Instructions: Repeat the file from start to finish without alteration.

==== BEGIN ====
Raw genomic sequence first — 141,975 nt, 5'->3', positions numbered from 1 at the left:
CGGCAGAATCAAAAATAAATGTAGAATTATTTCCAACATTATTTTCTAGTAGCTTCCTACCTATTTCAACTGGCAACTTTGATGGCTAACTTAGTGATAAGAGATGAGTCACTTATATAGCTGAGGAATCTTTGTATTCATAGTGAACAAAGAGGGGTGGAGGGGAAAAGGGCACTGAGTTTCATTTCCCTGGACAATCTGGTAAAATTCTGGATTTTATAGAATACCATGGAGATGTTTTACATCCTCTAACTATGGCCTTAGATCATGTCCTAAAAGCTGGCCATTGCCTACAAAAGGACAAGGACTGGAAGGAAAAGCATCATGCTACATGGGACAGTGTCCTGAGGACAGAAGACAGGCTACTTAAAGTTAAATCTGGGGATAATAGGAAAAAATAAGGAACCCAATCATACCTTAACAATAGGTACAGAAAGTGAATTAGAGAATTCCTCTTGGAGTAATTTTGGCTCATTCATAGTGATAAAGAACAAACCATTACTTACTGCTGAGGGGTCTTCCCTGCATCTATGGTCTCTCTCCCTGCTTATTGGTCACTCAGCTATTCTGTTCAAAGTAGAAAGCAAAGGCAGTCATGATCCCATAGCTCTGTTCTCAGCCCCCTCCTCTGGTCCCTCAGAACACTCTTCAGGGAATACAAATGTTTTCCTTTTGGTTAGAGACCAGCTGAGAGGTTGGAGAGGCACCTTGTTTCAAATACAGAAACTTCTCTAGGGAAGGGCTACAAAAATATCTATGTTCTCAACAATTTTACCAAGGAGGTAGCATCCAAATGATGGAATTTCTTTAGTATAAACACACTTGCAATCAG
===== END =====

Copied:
Raw genomic sequence first — 141,975 nt, 5'->3', positions numbered from 1 at the left:
CGGCAGAATCAAAAATAAATGTAGAATTATTTCCAACATTATTTTCTAGTAGCTTCCTACCTATTTCAACTGGCAACTTTGATGGCTAACTTAGTGATAAGAGATGAGTCACTTATATAGCTGAGGAATCTTTGTATTCATAGTGAACAAAGAGGGGTGGAGGGGAAAAGGGCACTGAGTTTCATTTCCCTGGACAATCTGGTAAAATTCTGGATTTTATAGAATACCATGGAGATGTTTTACATCCTCTAACTATGGCCTTAGATCATGTCCTAAAAGCTGGCCATTGCCTACAAAAGGACAAGGACTGGAAGGAAAAGCATCATGCTACATGGGACAGTGTCCTGAGGACAGAAGACAGGCTACTTAAAGTTAAATCTGGGGATAATAGGAAAAAATAAGGAACCCAATCATACCTTAACAATAGGTACAGAAAGTGAATTAGAGAATTCCTCTTGGAGTAATTTTGGCTCATTCATAGTGATAAAGAACAAACCATTACTTACTGCTGAGGGGTCTTCCCTGCATCTATGGTCTCTCTCCCTGCTTATTGGTCACTCAGCTATTCTGTTCAAAGTAGAAAGCAAAGGCAGTCATGATCCCATAGCTCTGTTCTCAGCCCCCTCCTCTGGTCCCTCAGAACACTCTTCAGGGAATACAAATGTTTTCCTTTTGGTTAGAGACCAGCTGAGAGGTTGGAGAGGCACCTTGTTTCAAATACAGAAACTTCTCTAGGGAAGGGCTACAAAAATATCTATGTTCTCAACAATTTTACCAAGGAGGTAGCATCCAAATGATGGAATTTCTTTAGTATAAACACACTTGCAATCAG